Sharing The Hate: The Louisiana Establishment And Huey Long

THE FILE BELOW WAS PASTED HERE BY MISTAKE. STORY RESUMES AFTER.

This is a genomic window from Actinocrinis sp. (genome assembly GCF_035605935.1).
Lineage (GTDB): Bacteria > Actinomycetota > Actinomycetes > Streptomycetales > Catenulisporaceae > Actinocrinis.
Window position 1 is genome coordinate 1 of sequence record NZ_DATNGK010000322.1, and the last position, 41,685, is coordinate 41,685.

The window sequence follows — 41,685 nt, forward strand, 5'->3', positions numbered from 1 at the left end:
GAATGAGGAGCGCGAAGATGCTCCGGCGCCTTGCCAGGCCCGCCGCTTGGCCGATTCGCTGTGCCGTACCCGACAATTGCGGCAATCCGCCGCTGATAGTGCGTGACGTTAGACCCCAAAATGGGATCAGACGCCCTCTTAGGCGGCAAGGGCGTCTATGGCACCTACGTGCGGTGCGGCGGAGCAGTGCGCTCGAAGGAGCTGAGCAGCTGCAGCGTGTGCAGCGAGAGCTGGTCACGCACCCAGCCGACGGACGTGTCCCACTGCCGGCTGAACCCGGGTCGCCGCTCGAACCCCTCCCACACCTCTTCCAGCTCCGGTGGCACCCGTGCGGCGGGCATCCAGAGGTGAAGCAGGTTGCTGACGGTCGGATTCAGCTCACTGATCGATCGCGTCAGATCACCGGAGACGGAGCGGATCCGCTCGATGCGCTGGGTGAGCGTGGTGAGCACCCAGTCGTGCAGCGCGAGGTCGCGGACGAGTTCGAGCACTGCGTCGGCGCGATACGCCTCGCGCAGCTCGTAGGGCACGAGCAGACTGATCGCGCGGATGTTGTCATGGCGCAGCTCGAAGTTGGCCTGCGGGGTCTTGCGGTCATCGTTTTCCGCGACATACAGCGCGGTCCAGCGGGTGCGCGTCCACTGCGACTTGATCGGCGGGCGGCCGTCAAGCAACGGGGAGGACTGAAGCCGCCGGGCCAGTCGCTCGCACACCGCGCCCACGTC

This dissertation examines the mindset of establishment Louisiana during Huey Long"'s domination of state politics from 1928-1935. As such, it engages the period using a tool other than the Huey Long biography. It utilizes especially manuscript collections, including the T. Harry Williams oral interviews of anti-Longs, the newspaper record, and the secondary literature of the Long period. The character, rhetoric, and actions of several of the most articulate and important establishment anti-Longs are treated, including J.Y. Sanders, Sr. & Jr., Cecil Morgan, Mason Spencer, Hodding and Betty Carter, Hilda Phelps Hammond, and W.D. Robinson. The work makes the following major arguments. Firstly, that anti-Longs intensely although ineffectively opposed the Long program from 1928 and that their touted alternative program of reform was a smokescreen to make deficit-spending to fund infrastructure development institutionally impossible. Secondly, that the 1929 impeachment of Huey Long was caused by establishment opposition to a Long proposed oil tax and that although it shifted establishment rhetoric from a criticism of Long"'s ends to a criticism of his means, the shift was marked by moral and ethical hypocrisy. Thirdly, that the attacks on Long"'s personality which characterized anti-Long rhetoric were rooted in class contempt and alienated the balance of the electorate from anti-Longism. Fourthly, that the comparisons of Long to Hitler and to Mussolini do not stand up to scrutiny but did reflect a deep-seated establishment feeling of entitlement to power and of being bullied and much-abused by Long. Fifthly, that examining the establishment"'s historical memory of the events of the late nineteenth century, especially Reconstruction and Redemption, offers a productive line of enquiry into understanding their mentality, the meaning they attached to the term democracy, and their willingness to consider the legitimacy of political violence.